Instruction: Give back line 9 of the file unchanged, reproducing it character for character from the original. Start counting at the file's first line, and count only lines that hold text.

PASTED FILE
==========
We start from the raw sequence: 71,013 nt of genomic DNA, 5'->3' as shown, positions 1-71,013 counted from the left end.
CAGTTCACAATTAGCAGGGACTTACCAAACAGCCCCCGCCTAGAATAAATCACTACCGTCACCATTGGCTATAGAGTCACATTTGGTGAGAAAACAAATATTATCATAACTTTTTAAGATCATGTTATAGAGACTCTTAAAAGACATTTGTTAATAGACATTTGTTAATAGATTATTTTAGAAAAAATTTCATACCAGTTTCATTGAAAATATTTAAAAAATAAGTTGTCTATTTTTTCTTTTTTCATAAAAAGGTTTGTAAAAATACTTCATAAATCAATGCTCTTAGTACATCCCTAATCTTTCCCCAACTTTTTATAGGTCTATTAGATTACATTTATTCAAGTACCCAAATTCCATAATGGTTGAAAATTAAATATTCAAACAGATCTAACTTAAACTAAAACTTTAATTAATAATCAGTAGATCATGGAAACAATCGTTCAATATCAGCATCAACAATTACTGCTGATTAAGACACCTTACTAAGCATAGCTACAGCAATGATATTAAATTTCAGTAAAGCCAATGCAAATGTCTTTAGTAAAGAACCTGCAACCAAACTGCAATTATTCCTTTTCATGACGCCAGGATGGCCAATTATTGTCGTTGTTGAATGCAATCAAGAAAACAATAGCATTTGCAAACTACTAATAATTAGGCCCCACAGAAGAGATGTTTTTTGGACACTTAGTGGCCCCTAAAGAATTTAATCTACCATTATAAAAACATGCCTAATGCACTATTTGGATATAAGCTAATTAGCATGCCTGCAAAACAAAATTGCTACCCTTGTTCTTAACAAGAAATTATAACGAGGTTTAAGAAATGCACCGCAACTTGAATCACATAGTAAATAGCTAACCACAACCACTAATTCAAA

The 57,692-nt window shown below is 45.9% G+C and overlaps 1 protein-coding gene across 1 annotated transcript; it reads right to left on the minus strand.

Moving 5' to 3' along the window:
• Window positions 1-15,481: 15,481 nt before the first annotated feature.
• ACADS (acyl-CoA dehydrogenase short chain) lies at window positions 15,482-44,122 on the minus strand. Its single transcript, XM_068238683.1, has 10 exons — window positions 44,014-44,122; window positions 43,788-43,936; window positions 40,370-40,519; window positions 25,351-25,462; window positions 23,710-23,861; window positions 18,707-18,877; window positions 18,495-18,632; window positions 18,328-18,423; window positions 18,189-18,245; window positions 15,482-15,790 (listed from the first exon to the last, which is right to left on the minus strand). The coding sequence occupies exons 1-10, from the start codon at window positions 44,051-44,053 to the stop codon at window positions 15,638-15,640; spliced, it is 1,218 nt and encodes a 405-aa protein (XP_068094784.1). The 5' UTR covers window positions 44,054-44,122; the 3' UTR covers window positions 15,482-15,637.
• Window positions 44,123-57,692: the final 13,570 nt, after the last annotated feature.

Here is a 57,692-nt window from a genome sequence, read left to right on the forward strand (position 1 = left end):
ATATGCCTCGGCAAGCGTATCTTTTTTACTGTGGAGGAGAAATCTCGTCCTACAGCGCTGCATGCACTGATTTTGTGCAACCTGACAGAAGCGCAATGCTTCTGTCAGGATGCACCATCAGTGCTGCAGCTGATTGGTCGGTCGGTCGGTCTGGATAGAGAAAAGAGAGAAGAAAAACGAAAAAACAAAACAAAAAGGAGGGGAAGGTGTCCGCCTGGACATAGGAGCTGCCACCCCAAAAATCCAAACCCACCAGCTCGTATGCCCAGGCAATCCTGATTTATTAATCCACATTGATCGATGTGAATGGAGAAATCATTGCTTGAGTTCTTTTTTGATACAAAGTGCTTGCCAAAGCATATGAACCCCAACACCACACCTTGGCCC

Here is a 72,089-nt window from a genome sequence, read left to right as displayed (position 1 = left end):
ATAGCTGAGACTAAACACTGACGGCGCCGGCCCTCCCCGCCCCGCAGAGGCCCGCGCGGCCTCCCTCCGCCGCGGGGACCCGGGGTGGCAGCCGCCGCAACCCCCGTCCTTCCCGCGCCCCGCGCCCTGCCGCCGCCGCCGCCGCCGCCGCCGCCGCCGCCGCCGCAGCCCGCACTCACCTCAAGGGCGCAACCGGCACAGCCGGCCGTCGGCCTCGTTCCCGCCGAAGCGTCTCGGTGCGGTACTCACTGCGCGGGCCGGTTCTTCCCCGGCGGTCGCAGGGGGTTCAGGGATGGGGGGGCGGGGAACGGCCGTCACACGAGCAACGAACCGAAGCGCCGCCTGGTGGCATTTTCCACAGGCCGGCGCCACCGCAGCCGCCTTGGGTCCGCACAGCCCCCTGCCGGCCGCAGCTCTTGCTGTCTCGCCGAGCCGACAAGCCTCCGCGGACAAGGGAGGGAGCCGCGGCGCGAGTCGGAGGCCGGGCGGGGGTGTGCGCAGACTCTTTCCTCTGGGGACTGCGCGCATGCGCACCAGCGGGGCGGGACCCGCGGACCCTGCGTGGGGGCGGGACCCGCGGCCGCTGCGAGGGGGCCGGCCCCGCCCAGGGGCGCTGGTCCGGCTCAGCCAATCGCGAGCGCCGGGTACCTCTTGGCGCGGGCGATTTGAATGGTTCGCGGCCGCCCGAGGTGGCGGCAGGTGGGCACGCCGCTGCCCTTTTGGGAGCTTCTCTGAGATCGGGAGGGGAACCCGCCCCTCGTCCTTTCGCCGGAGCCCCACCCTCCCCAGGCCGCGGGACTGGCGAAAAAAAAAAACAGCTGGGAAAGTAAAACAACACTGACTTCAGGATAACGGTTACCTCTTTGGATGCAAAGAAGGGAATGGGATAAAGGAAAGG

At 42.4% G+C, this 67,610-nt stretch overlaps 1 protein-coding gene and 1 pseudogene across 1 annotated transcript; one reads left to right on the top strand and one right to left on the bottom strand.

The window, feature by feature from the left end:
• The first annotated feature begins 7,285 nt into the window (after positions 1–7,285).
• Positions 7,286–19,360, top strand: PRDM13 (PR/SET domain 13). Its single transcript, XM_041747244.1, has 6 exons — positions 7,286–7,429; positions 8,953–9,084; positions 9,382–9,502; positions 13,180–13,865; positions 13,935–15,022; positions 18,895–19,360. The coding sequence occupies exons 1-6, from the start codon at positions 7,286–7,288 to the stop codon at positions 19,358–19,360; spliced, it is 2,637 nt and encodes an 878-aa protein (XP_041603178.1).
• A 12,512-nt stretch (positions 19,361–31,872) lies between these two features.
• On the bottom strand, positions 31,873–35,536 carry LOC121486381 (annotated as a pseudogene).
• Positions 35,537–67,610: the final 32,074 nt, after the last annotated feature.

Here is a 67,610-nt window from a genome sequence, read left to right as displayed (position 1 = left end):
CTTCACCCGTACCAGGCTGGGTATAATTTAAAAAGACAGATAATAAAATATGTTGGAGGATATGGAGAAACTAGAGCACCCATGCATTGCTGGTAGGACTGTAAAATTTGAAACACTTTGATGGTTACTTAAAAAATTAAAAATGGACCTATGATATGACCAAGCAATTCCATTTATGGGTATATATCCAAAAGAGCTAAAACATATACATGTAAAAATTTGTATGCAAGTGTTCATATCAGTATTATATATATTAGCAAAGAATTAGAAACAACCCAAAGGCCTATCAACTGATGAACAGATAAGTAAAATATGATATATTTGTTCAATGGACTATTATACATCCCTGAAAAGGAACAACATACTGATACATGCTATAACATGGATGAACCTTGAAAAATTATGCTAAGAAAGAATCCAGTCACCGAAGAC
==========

ATATGCCTCGGCAAGCGTATCTTTTTTACTGTGGAGGAGAAATCTCGTCCTACAGCGCTGCATGCACTGATTTTGTGCAACCTGACAGAAGCGCAATGCTTCTGTCAGGATGCACCATCAGTGCTGCAGCTGATTGGTCGGTCGGTCGGTCTGGATAGAGAAAAGAGAGAAGAAAAACGAAAAAACAAAACAAAAAGGAGGGGAAGGTGTCCGCCTGGACATAGGAGCTGCCACCCCAAAAATCCAAACCCACCAGCTCGTATGCCCAGGCAATCCTGATTTATTAATCCACATTGATCGATGTGAATGGAGAAATCATTGCTTGAGTTCTTTTTTGATACAAAGTGCTTGCCAAAGCATATGAACCCCAACACCACACCTTGGCCC